Archive for Monday, June 9, 1997

STRANGER DANGER IS REAL AND PREVENTABLE

June 9, 1997

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One of the most important things we should teach our children is how to take care of themselves when we're not with them. Children should be reminded often that their safety must be the primary consideration in every choice they make, especially when dealing with strangers.

In the past months, several Lawrence children have been approached by suspicious strangers.

Two girls were asked by a man holding a dog leash to go into a wooded area with him to look for his lost dog. An 11-year-old boy playing basketball in a friend's driveway was approached by a man in a car who tried to lure the child into the back seat with a hand-held video game. Several young children have been videotaped and harassed by a man driving a van near their school. And one girl was literally picked up off the street by a stranger who carried her into the basement of a nearby church. (She was rescued almost immediately by a group of adults.)

So what can parents do to prevent their child from becoming a target of dangerous predators? First of all, we must take this seriously. It's true that most child abductions involve family members. But each year in the United States, strangers attempt about 114,000 child abductions and successfully kidnap about 4,000 children.

Parents tend to let their guard down as their children get older. This is dangerous since most child abduction victims are 13 and over. The following guidelines may help prevent your child from becoming a victim:

  • Instruct your child to never give out personal information to a stranger -- whether on the phone, in person or over the computer. Explain that even a small piece of personal information (such as the child's first name) could be used to trick him or her. And explain that a stranger is any person that you don't know well. Teach them that a stranger who acts nice and friendly is still a stranger, and people who want them to come closer or gain their trust will act very nice and friendly.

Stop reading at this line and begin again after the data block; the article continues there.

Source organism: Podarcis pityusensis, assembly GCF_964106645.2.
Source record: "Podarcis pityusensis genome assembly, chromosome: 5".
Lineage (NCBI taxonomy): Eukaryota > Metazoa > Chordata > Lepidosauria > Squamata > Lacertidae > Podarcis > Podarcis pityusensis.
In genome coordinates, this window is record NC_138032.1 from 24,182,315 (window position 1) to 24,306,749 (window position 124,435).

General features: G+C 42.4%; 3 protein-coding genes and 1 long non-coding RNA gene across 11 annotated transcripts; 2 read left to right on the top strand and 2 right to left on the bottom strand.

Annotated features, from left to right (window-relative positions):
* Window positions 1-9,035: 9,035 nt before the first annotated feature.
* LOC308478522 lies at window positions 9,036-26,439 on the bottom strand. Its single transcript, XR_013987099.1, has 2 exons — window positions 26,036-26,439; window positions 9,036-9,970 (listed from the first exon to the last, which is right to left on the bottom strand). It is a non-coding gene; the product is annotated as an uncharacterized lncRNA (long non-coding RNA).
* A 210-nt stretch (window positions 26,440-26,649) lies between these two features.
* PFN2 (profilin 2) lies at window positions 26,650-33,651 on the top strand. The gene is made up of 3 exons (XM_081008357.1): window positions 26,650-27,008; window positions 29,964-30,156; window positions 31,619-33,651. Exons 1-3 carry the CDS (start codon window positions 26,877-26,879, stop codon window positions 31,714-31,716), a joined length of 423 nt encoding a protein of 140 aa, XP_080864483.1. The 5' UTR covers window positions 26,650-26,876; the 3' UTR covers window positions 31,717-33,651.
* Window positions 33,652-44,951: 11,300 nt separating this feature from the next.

• By nature, children like to be helpful. Many strangers lure children by asking for help. (They may request assistance in getting directions or carrying a heavy bag to their car.) Remind your children that when dealing with strangers, they cannot be helpful and safe at the same time -- and safely always comes first.
  • Remind you child that is is never OK for an adult to ask a child for help or directions. These strangers can always find other adults to assist them, and their problems are not your child's responsibility.
  • Remind children that no matter how much they want that candy bar, soft drink, video game or money that a stranger is offering, they need to turn and walk away immediately. These items, as well as animals, are often used to lure children to abductors.
  • This summer, do not permit your child to operate a lemonade stand -- even if it's in front of your house. This is not safe.

Many children who are approached by abductors are not only alone but also look neglected and are easily swayed by a stranger's affection and attention. Show your children your love and attention at home to help protect them from being easily seduced by a stranger. If possible, minimize the time your child must spend alone each day. Remember that Lawrence has many excellent and affordable supervised summer activities for children of all ages.

-- Jan Arado is the assistant director of development at Headquarters Counseling Center .

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